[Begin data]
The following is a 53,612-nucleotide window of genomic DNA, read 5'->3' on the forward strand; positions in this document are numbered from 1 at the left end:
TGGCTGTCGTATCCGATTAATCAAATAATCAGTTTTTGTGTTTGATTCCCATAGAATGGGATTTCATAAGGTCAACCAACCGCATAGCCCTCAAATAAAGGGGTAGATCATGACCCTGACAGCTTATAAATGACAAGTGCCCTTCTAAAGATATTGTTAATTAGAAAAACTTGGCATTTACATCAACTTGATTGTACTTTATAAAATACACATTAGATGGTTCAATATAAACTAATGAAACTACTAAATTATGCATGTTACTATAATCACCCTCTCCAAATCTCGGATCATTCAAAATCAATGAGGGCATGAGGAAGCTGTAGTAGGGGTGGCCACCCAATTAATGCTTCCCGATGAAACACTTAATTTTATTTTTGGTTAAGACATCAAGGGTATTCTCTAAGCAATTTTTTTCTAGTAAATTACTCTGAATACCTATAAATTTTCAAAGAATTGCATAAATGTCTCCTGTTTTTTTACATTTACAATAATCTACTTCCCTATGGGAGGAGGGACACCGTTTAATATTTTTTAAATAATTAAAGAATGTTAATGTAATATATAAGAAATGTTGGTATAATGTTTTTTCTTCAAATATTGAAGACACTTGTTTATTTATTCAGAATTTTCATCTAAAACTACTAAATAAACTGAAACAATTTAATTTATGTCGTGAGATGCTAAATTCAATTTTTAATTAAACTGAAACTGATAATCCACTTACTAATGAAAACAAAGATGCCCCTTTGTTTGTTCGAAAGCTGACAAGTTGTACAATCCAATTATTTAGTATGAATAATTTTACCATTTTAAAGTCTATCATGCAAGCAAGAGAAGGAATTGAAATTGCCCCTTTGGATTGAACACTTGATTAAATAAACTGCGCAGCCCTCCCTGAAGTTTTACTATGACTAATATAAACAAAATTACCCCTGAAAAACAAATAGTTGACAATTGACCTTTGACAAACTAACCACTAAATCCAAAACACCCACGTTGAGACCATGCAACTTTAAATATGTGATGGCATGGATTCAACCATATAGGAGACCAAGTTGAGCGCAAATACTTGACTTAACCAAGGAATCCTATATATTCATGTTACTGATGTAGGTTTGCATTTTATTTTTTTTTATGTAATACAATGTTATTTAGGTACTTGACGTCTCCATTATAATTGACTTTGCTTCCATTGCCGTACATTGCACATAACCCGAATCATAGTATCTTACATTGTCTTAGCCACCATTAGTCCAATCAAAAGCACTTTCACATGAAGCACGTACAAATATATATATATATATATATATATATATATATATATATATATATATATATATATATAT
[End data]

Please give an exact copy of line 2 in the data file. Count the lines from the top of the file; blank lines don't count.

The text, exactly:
TGGCTGTCGTATCCGATTAATCAAATAATCAGTTTTTGTGTTTGATTCCCATAGAATGGGATTTCATAAGGTCAACCAACCGCATAGCCCTCAAATAAAGGGGTAGATCATGACCCTGACAGCTTATAAATGACAAGTGCCCTTCTAAAGATATTGTTAATTAGAAAAACTTGGCATTTACATCAACTTGATTGTACTTTATAAAATACACATTAGATGGTTCAATATAAACTAATGAAACTACTAAATTATGCATGTTACTATAATCACCCTCTCCAAATCTCGGATCATTCAAAATCAATGAGGGCATGAGGAAGCTGTAGTAGGGGTGGCCACCCAATTAATGCTTCCCGATGAAACACTTAATTTTATTTTTGGTTAAGACATCAAGGGTATTCTCTAAGCAATTTTTTTCTAGTAAATTACTCTGAATACCTATAAATTTTCAAAGAATTGCATAAATGTCTCCTGTTTTTTTACATTTACAATAATCTACTTCCCTATGGGAGGAGGGACACCGTTTAATATTTTTTAAATAATTAAAGAATGTTAATGTAATATATAAGAAATGTTGGTATAATGTTTTTTCTTCAAATATTGAAGACACTTGTTTATTTATTCAGAATTTTCATCTAAAACTACTAAATAAACTGAAACAATTTAATTTATGTCGTGAGATGCTAAATTCAATTTTTAATTAAACTGAAACTGATAATCCACTTACTAATGAAAACAAAGATGCCCCTTTGTTTGTTCGAAAGCTGACAAGTTGTACAATCCAATTATTTAGTATGAATAATTTTACCATTTTAAAGTCTATCATGCAAGCAAGAGAAGGAATTGAAATTGCCCCTTTGGATTGAACACTTGATTAAATAAACTGCGCAGCCCTCCCTGAAGTTTTACTATGACTAATATAAACAAAATTACCCCTGAAAAACAAATAGTTGACAATTGACCTTTGACAAACTAACCACTAAATCCAAAACACCCACGTTGAGACCATGCAACTTTAAATATGTGATGGCATGGATTCAACCATATAGGAGACCAAGTTGAGCGCAAATACTTGACTTAACCAAGGAATCCTATATATTCATGTTACTGATGTAGGTTTGCATTTTATTTTTTTTTATGTAATACAATGTTATTTAGGTACTTGACGTCTCCATTATAATTGACTTTGCTTCCATTGCCGTACATTGCACATAACCCGAATCATAGTATCTTACATTGTCTTAGCCACCATTAGTCCAATCAAAAGCACTTTCACATGAAGCACGTACAAATATATATATATATATATATATATATATATATATATATATATATATATATATATATAT